Originally posted 2013, updated in 2018.

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  1. Hello,i have make a perfume of 5 drops of Rose,5 drops of Lavender in a 5 ml perfume roller in fractionaded coconut oil.What can you say about the mix,since both are 5 drops and what benefit do this perfume do me?
    Should i have more drops in it ? Or is it just fine,and i get the benefit of the aromateraphy as it is? I think it is lovely,but i will have the benefits of the oil too..

        1. Every person is different. Some react to very small doses, some require more exposure for a therapeutic dose. How much is enough for you? I don’t know. That’s why I suggested doing your own research.

          Lavender oil is commonly used for stress relief, but may also help with anxiety, insomnia, depression, and restlessness.

          Rose oil is good for self-esteem, confidence, and mental strength. It’s also commonly used as an aphrodisiac.

          Both oils are also used for wound care, and are antiseptic.

  2. hi, do you think strawberry oil, rose oil and peppermint oil will compliment each other, with rose as top note, strawberry as mid and peppermint as base?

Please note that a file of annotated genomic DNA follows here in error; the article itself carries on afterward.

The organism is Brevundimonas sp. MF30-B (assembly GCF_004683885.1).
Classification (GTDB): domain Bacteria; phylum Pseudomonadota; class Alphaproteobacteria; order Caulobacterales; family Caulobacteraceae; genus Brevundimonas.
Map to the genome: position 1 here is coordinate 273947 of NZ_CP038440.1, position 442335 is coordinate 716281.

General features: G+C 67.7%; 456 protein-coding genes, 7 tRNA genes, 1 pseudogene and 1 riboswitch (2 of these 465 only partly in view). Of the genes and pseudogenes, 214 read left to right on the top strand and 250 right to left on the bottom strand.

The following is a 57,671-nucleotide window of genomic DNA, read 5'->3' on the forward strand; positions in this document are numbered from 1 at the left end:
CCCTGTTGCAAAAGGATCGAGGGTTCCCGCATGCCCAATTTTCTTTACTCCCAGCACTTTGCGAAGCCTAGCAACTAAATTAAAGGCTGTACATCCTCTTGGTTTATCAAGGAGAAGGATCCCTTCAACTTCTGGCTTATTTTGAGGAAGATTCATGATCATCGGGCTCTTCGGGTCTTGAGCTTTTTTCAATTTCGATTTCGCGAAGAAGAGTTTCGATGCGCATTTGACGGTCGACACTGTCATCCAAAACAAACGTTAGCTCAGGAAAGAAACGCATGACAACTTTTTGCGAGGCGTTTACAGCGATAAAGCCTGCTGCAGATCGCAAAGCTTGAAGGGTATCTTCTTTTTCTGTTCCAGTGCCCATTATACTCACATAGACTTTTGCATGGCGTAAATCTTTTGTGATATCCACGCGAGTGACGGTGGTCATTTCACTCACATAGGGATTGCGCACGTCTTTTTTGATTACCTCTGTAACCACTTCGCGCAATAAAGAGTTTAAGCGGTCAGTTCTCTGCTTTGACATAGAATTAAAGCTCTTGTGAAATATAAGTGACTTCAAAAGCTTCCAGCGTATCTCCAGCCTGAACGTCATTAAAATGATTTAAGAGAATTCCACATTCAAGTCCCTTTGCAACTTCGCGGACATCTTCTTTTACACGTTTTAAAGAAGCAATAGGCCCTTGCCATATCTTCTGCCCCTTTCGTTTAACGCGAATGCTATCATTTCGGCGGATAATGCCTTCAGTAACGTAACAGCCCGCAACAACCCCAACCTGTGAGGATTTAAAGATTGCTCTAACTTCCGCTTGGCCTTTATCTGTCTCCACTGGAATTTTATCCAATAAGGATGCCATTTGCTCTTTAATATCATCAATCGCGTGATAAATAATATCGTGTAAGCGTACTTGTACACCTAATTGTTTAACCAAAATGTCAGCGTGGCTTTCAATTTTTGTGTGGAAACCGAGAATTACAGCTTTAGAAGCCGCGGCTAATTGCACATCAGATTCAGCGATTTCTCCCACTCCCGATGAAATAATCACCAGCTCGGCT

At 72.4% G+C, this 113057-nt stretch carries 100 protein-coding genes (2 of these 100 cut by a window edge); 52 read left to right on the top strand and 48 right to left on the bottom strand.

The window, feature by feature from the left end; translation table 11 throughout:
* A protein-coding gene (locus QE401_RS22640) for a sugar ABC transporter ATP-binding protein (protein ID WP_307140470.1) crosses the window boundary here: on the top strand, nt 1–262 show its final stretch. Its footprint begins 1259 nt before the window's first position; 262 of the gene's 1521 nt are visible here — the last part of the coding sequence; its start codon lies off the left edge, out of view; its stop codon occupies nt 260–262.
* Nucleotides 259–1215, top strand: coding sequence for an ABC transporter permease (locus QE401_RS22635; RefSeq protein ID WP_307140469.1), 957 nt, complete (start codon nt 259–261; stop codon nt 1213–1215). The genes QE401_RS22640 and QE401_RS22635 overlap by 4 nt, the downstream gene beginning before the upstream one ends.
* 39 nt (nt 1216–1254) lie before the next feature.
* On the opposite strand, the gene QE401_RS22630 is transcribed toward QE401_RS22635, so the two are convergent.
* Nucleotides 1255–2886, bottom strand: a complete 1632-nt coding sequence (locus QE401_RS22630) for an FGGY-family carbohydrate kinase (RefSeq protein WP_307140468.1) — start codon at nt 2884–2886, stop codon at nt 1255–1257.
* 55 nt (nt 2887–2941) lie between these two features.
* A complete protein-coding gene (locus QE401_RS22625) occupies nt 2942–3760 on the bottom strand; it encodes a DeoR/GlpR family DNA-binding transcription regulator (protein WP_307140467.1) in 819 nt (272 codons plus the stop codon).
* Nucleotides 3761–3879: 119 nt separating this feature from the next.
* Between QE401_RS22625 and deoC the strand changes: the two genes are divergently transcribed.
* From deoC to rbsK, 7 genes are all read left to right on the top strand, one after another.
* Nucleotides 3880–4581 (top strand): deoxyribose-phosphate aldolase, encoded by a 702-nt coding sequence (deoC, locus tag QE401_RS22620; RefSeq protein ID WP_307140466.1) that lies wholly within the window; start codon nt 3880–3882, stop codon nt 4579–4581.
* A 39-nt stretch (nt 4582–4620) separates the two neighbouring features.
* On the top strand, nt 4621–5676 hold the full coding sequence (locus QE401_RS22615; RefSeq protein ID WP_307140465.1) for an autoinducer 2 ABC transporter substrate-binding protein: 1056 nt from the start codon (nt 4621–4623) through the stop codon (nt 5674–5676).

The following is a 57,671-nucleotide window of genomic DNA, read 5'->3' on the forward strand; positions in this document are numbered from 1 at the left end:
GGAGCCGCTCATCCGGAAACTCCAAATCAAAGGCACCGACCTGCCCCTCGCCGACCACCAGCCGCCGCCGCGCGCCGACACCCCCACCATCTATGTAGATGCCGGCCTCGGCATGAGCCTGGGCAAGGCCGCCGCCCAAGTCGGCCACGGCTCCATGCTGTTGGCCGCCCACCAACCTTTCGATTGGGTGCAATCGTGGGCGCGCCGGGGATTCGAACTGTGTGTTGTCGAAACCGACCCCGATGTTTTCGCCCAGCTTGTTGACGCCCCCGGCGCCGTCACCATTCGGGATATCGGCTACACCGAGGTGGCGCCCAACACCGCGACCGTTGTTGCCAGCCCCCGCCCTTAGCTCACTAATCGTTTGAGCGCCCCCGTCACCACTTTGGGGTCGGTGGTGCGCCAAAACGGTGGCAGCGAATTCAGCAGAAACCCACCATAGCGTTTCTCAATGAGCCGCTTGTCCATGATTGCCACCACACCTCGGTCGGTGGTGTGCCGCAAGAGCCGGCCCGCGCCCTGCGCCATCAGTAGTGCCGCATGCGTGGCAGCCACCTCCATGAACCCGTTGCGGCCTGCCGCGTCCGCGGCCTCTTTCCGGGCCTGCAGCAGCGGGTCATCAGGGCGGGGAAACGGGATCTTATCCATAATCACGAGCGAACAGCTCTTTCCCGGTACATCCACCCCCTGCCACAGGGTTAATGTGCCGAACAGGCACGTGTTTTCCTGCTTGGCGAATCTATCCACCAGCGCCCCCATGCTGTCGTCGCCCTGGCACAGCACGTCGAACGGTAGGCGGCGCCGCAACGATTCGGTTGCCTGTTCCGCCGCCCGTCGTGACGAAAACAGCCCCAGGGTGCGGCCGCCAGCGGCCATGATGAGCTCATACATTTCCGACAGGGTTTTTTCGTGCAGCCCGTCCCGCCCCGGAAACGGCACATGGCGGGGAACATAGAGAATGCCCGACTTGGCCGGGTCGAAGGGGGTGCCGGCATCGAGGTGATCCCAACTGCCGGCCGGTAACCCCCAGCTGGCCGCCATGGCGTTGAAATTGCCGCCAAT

3. Hello, I have some Japanese Musk and want to stretch it out, it is a Vintage bottle that belonged to my Mother, can I add sweet almond oil to it? Thanks for your help

  4. Hi, I am quite new to this but I am very interested in making my own perfumes (I can’t stand commercial ones either). I quite like lavender, and I was wondering if it’s a good idea to blend only a carrier oil (grapeseed) and lavender – 10-15 drops maybe. Would this one last? Or do you really need a base note also and a top note? Momentarily I only own ginger, patchouli and tea tree oil and I don’t think they smell best together. Also, do you have any experience with alcohol and is it better to use alcohol, or can you use both a carrier oil and alcohol together? Thank you!

  5. Would witch hazel make a descent perfume? I don’t want to get my clothes all oily once I roll or spray carrier oil on my body.

  6. Hi, do you have any ideas about how to turn a solid essential oil perfume into a roller ball perfume? The ratios needed of oils seems very high in the solid recipes , compared to the roller ball formulas.
    Is there any formula to do this? Can you take a guess ??

    1. I haven’t worked with the solid perfumes, but you could try taking the total number of drops down to a similar ratio as the recipes shown here, and then increase if needed. You can always add more, but you can’t take the EOs out once they’re in.